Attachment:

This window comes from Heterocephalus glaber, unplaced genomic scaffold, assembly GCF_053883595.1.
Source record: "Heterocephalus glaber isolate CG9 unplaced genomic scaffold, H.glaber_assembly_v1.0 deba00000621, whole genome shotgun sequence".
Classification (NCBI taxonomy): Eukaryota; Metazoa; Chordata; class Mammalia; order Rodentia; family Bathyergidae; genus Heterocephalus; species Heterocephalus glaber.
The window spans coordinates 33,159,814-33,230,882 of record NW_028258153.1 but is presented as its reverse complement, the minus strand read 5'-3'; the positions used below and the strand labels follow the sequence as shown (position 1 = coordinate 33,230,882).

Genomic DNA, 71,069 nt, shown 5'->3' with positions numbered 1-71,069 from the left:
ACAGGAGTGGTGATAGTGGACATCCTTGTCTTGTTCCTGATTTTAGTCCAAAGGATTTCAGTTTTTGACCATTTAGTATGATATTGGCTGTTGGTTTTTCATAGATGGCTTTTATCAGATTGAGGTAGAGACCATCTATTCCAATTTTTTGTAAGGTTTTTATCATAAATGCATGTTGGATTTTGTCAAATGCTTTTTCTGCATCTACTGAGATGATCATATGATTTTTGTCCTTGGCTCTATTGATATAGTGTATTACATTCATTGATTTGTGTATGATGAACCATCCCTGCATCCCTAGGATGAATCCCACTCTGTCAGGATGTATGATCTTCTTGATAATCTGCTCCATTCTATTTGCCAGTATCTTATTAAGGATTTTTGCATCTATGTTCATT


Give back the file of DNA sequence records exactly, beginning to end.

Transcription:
This window comes from Heterocephalus glaber, unplaced genomic scaffold, assembly GCF_053883595.1.
Source record: "Heterocephalus glaber isolate CG9 unplaced genomic scaffold, H.glaber_assembly_v1.0 deba00000621, whole genome shotgun sequence".
Classification (NCBI taxonomy): Eukaryota; Metazoa; Chordata; class Mammalia; order Rodentia; family Bathyergidae; genus Heterocephalus; species Heterocephalus glaber.
The window spans coordinates 33,159,814-33,230,882 of record NW_028258153.1 but is presented as its reverse complement, the minus strand read 5'-3'; the positions used below and the strand labels follow the sequence as shown (position 1 = coordinate 33,230,882).

Genomic DNA, 71,069 nt, shown 5'->3' with positions numbered 1-71,069 from the left:
ACAGGAGTGGTGATAGTGGACATCCTTGTCTTGTTCCTGATTTTAGTCCAAAGGATTTCAGTTTTTGACCATTTAGTATGATATTGGCTGTTGGTTTTTCATAGATGGCTTTTATCAGATTGAGGTAGAGACCATCTATTCCAATTTTTTGTAAGGTTTTTATCATAAATGCATGTTGGATTTTGTCAAATGCTTTTTCTGCATCTACTGAGATGATCATATGATTTTTGTCCTTGGCTCTATTGATATAGTGTATTACATTCATTGATTTGTGTATGATGAACCATCCCTGCATCCCTAGGATGAATCCCACTCTGTCAGGATGTATGATCTTCTTGATAATCTGCTCCATTCTATTTGCCAGTATCTTATTAAGGATTTTTGCATCTATGTTCATT